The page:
We begin our new series on the Life of Joseph where most biographers would: with his childhood. Following the toledot (meaning “these are the generations of”) organization of Genesis, we see that Genesis 37:2 begins the final section of this great book: “these are the generations of Jacob.” This phrase does not exactly refer to Jacob, but rather to his son, Joseph.
Toledot is actually used in Genesis to refer to the descendant of the one named: “the book of the generations of Adam” (5:1) begins the section emphasizing Adam’s descendant, Noah; “these are the generations of Terah” (11:27) begins the section on Abraham; “these are the generations of Isaac” (25:19) begins the section on Isaac’s sons, Jacob and Esau; and here, “these are the generations of Jacob” begins the section on Jacob’s most treasured son, Joseph.
Please read Genesis 37:1-4.
As the youngest of Jacob’s children, except for Benjamin, Joseph should have had little standing in the family. The oldest son deserved more responsibility and authority, then the next oldest, then the next oldest, and so on. But Joseph is in the field with Dan, Naphtali, Gad, and Asher, four brothers who are older than him and deserve more honor, and Joseph is the one who takes the position of authority by bringing a report of his older brothers to his father.
This doesn’t make any sense! Today, when a parent leaves the house, they usually leave the oldest child in charge. If you have a massive family, and you say to the baby before you leave, “now you let me know if your brothers and sisters behave while I’m gone, ok?”, then it is usually with a wink because everyone understands the joke and knows that one of the older children are really in charge.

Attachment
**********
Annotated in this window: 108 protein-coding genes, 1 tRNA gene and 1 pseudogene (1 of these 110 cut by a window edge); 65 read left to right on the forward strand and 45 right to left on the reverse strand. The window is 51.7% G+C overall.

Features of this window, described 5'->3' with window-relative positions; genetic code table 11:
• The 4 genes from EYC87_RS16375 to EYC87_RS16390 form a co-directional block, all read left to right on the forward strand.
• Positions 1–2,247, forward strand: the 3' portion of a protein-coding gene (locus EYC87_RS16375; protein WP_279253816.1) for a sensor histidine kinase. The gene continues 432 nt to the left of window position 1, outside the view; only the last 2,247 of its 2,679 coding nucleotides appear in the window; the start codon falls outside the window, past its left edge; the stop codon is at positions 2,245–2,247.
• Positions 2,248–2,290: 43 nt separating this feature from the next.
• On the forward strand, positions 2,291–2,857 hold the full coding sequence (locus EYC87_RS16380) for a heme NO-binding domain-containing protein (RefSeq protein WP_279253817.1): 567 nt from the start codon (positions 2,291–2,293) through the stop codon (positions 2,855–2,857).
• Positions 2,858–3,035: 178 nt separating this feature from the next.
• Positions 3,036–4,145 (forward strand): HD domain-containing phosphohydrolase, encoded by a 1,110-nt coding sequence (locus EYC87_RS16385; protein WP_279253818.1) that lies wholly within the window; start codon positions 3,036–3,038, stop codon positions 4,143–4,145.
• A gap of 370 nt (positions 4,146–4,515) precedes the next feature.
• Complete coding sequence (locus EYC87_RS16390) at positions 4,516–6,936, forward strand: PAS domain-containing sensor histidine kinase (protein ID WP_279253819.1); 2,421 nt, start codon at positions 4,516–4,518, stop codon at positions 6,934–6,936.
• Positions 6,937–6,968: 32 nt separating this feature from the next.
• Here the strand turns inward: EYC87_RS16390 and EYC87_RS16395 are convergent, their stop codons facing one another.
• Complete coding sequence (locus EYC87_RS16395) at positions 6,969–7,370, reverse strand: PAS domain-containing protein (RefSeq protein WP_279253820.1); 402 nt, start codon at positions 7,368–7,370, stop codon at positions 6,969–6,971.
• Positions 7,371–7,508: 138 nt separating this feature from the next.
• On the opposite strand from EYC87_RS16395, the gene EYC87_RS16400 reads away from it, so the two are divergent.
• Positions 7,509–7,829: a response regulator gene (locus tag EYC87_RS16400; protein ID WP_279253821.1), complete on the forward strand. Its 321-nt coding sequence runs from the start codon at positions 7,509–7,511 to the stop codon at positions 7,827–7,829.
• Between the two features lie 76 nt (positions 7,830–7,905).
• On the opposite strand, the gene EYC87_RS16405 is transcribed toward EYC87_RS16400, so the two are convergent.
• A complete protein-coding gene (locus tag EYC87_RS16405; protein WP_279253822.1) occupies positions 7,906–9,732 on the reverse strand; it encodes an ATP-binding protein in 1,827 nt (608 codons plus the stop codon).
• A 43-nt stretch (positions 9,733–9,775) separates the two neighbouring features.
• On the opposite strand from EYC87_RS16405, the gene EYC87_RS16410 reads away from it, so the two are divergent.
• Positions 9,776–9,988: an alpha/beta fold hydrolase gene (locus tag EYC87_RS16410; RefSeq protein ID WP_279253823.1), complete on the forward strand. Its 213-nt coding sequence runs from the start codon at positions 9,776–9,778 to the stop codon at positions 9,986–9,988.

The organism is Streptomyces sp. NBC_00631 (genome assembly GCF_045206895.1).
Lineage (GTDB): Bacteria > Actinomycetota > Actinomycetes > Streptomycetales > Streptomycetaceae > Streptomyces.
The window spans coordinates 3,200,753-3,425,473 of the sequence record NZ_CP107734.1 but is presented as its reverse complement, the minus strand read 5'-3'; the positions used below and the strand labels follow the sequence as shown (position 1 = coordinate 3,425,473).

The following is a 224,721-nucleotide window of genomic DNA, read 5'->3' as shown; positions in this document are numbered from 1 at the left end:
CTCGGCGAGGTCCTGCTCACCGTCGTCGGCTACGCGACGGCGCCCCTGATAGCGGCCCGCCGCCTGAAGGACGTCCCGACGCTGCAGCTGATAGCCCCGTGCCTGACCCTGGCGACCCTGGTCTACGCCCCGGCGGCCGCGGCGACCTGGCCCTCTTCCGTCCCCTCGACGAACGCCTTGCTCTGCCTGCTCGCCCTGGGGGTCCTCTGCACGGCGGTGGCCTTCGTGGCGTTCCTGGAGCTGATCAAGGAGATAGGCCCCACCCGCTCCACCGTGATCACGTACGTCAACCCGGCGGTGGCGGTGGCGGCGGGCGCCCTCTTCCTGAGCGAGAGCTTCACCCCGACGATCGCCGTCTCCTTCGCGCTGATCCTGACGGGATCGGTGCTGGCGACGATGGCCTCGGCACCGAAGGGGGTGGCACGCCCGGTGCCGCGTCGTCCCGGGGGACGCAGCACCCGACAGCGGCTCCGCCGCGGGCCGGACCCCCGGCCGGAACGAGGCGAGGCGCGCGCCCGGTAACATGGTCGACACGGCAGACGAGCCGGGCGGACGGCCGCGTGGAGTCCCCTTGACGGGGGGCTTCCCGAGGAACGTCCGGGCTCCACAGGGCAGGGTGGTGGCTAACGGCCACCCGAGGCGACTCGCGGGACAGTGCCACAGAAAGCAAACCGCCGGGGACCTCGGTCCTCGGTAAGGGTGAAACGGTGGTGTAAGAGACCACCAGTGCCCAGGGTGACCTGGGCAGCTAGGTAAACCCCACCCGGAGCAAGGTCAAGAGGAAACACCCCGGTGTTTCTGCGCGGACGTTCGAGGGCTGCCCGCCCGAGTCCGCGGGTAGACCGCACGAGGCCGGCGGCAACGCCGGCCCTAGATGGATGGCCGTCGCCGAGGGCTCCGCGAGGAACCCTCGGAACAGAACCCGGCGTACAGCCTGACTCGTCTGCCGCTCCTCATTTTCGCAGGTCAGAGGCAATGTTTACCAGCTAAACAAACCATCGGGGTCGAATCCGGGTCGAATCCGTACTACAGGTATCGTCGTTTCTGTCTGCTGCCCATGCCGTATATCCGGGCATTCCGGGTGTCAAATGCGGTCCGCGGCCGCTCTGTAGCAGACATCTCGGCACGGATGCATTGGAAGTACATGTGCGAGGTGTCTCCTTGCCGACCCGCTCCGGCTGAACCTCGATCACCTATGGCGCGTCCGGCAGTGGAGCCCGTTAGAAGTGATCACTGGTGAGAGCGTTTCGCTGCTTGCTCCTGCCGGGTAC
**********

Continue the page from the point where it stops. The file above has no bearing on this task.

But there is no joke here. Joseph takes the position of honor for himself, and this is accepted by his father because “Israel loved Joseph more than any other of his sons.” Israel then proclaims to the world his special love for Joseph by making him an expensive, flamboyant coat.
By treating Joseph with such love, and yet withholding his gracious affection from his other sons, Israel has now planted the seeds of dissension that will grow to break his family apart. Already, Joseph’s brothers “could not speak peacefully to him.” When those seeds of dissension grow, Joseph’s brothers will even contemplate murdering him and selling him into slavery.
As parents, we must treat each of our children uniquely, but we must also be adamant in demonstrating our unique love for each child.
God does this for us. God loves each one of His children with such passion that we know He would die for each one of us. In fact, He already did! Yet, He demonstrates His love to each one of us personally, in a unique way.
He demonstrated His love for us by sending His Son Jesus to die for us. In that way, He has proclaimed to the whole world that He loves His children.
But He also demonstrates His love for me as an individual in unique ways. I know that God loves me when I feel His love through my church family. I know that God loves me when I look at a sunset in the morning. I know that God loves me when I read His Word and He speaks to my heart. I know that God loves me uniquely, as if I’m His only child, but He also loves all of His children the same way. Every born-again believer knows that they are a child of God, and He loves them. If only Jacob had learned from our Heavenly Father how to love all of his children, maybe his precious son wouldn’t have been sent into slavery and prison.
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